Au revoir, 2010s: Dashing into New Decade of Change

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Photo of person rotating blocks from 2019 to 2020

Oh, how things have changed since Jan. 1, 2010.

Remember that year, when Apple launched the iPad and Avatar became the first motion picture to gross more than $2 billion?

In the 2010s, we also were introduced to apps for nearly everything, 4G broadband, cryptocurrencies, cloud computing, a non-politician as U.S. president, Uber, athleisure wear for almost any occasion, Alexa, and the explosion of social networking platforms that altered our lives as we learned how to type with our thumbs.

Now we’re at the dawn of a new decade. Most current BJU undergraduates were between 8 and 12 years old in 2010, and these Gen Zers—who have been connected wirelessly since birth—can’t fathom a world without Amazon, Google, Netflix, TikTok, smartphones or Grubhub.

So, what’s next in this era when time barely takes a breath let alone stands still?

Similarities to 100 Years Ago

The 1920s were marked by dramatic social, economic and political change.

Called the Roaring Twenties, a surging economy ushered in a consumer society, more people lived in cities than on farms, women received the right to vote, a flapper culture was in vogue as was jazz and a dance called the Charleston (watch It’s a Wonderful Life for an example).

Motion pictures and commercial airplane travel opened up the world, while radio and telephones brought families and friends closer. The Ford Model T cost $240, making cars an affordable luxury item, as were new appliances such as electric refrigerators and washing machines.

Prohibition—ratified in 1919 and enacted on Jan. 16, 1920—wasn’t the only source of social unrest during the decade. The Scopes trial (prosecution of science teacher John Scopes for teaching evolution in a Tennessee public school, which was illegal in the state), the Teapot Dome scandal (which empowered the U.S. Senate to conduct investigations into government corruption), modern civil rights laws that were still decades away, the rise of the Ku Klux Klan and nativism were part of a “cultural civil war.”

The era ended with a whimper with the stock market crash of ’29, which precipitated the Great Depression. Throughout the decade, many Americans—roiling against a departure in morals and manners—turned to their faith for answers, giving rise to a new fundamentalism.

Its 2020s counterpart will also usher in changes that will test Christians worldwide and deliver technological advancements that will benefit mankind.

What BJU Students Expect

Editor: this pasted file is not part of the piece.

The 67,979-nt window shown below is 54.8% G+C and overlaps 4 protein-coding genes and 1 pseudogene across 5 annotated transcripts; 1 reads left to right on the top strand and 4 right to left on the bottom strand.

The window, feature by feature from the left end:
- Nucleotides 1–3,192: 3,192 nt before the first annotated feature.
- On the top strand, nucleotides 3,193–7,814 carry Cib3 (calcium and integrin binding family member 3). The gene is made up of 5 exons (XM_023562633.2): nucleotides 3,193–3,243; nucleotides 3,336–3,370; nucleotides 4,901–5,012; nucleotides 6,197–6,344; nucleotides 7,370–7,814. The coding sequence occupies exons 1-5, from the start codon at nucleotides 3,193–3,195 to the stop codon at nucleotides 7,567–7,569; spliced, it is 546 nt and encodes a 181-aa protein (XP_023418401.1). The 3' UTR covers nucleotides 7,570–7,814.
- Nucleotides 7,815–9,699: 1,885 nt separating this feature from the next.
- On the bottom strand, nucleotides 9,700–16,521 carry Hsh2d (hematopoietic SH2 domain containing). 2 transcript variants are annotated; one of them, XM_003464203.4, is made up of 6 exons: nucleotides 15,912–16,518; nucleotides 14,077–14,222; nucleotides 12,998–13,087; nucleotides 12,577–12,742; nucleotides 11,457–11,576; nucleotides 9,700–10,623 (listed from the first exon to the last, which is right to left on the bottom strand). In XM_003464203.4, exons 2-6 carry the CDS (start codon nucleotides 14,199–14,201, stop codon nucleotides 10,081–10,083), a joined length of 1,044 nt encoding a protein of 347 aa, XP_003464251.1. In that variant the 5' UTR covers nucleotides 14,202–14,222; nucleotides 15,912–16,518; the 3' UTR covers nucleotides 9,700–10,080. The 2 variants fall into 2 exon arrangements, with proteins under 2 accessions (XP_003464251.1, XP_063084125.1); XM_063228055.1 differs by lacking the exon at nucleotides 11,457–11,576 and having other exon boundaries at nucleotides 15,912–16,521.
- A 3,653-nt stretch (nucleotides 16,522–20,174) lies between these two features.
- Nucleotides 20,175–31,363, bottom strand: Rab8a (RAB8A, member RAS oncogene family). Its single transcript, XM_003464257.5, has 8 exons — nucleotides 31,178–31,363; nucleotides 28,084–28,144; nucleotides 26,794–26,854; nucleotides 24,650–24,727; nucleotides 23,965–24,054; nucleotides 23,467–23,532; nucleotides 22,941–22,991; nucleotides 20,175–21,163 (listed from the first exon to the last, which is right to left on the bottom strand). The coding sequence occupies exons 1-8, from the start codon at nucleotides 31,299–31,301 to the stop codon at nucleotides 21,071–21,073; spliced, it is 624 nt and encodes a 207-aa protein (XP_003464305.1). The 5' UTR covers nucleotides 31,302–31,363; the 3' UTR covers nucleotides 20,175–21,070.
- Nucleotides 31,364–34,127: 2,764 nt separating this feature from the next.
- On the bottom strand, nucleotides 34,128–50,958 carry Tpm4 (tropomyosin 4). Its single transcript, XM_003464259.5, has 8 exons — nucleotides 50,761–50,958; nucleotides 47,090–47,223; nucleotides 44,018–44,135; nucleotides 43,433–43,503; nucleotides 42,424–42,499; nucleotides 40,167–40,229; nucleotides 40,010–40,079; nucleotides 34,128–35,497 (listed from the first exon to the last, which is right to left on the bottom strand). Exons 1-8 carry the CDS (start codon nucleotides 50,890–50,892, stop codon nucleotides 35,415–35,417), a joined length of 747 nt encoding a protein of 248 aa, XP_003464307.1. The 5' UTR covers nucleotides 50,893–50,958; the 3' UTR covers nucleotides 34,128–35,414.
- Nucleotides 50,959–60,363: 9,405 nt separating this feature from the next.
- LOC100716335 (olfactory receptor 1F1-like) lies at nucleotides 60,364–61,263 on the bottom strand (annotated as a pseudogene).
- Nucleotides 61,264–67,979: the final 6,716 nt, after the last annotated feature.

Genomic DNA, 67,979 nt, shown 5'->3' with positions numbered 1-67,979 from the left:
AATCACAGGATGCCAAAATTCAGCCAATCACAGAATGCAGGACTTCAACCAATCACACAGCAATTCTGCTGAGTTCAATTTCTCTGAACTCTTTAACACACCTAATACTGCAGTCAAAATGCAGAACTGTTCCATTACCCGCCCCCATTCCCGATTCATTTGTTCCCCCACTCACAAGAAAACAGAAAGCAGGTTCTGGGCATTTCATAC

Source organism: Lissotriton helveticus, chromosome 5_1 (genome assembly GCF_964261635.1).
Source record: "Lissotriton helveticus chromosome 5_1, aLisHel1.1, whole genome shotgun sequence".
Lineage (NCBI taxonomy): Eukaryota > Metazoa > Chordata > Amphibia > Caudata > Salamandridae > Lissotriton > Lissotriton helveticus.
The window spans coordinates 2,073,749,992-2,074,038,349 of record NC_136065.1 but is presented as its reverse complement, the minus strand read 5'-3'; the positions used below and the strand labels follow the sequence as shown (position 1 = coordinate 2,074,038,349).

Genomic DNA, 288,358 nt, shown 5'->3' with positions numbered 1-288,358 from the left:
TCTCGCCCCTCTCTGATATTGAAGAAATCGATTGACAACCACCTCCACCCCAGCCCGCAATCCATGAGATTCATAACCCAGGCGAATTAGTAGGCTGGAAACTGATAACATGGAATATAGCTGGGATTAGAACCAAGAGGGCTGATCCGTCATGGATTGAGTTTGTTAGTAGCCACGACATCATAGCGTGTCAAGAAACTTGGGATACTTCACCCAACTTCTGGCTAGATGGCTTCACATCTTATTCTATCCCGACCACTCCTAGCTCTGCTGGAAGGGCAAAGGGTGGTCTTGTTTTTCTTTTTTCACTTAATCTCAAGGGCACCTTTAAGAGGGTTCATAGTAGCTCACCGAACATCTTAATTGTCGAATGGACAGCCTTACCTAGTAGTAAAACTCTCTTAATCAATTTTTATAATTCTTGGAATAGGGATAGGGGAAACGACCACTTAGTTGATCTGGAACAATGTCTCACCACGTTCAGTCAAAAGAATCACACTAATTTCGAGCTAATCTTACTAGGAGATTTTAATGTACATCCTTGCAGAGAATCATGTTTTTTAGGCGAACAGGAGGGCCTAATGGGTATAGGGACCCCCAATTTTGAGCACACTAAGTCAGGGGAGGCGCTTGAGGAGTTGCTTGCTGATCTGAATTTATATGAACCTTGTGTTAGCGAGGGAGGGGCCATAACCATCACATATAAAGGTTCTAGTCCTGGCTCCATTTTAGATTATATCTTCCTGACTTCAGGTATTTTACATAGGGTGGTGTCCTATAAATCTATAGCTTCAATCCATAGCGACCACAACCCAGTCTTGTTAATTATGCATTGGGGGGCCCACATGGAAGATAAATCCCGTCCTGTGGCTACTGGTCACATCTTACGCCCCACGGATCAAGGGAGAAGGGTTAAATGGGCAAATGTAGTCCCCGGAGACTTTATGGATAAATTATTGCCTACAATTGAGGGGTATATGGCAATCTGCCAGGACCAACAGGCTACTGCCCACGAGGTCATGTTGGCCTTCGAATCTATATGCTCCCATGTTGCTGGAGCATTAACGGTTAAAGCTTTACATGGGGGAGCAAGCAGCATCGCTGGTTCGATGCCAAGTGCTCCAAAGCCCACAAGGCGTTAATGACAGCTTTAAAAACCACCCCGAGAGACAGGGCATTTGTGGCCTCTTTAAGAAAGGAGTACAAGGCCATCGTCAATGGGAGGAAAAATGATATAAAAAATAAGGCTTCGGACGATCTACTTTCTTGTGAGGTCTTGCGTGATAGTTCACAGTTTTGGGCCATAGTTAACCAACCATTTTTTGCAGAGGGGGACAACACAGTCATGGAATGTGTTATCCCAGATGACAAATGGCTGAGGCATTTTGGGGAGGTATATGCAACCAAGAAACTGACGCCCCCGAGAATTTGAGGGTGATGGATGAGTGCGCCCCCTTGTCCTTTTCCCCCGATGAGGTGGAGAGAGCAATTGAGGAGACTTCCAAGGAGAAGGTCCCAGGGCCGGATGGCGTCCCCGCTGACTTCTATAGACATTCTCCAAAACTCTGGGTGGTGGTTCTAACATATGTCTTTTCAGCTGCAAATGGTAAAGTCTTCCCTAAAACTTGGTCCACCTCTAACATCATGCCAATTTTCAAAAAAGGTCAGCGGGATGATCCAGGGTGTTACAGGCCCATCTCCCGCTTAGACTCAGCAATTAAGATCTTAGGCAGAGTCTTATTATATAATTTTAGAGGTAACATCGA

A recent anonymous survey of 60 BJU undergraduates (15 per class) revealed that they expect the pace of innovation and adoption of new technologies to accelerate, which will create a gold rush of career opportunities and improvements in communication and conveniences, among others. But as technology—think AI and robotics—integration becomes more prevalent and razes barriers to globalism, what about the human equation?

While a “good job” and “adventure” were cited in personal expectations for the upcoming years, BJU students also noted “serving others,” “ministry opportunities” and “work in my church” as priorities in their survey responses.

“I came to BJU for the classroom expertise, the campus experience and to use my God-given talents in a local church. I’ll use what I’ve learned from all three throughout my life, no matter where I will live or what job I’ll hold,” said one student, which summarized the thoughts of most respondents.

A Look at What Transpired in 2010

  • Summer Orientation at BJU was offered for the first time.
  • The Welcome Center opened after Student Center renovations.
  • The Bible Conference offering was directed to dining common renovations.
  • The nationwide average price for a gallon of gasoline was $2.73.
  • Apple Inc. launched the iPad, its first tablet computer that offered multi-touch interaction. It became the best-selling tech product in history. And by the middle of the decade, almost all smartphones were touchscreen-only.
  • Spain won the FIFA World Cup in South Africa by defeating the Netherlands 1-0.
  • The Healthcare Reform Bill / Patient Protection and Affordable Care Act passed in Congress and was signed into law by President Barack Obama.
  • The Burj Khalifa in Dubai, United Arab Emirates—at 2,717 feet tall—opened. It is the tallest man-made structure in the world.
  • The OnLive console was released to be the first massively produced cloud gaming-based device.
  • A magnitude 7 earthquake devastated Haiti.
  • The first 24-hour flight by a solar-powered airplane is made by the Solar Impulse.
  • The record for the longest continuous human occupation of space is surpassed on the International Space Station, having been inhabited since Nov. 2, 2000.
  • The Winter Olympics were held in Vancouver, British Columbia.
  • Avatar became the first motion picture film to gross more than $2 billion. Earlier this year, Avengers: Endgame grossed more than $2.7 billion worldwide to become the highest-grossing movie of all time. Star Wars: The Rise of Skywalker has potential to supplant Endgame.
  • A painting by Pablo Picasso sold for $106.5 million at auction, setting the record for a work of art.
  • The first total lunar eclipse on the day of the Northern winter solstice and Southern summer solstice since 1638 took place.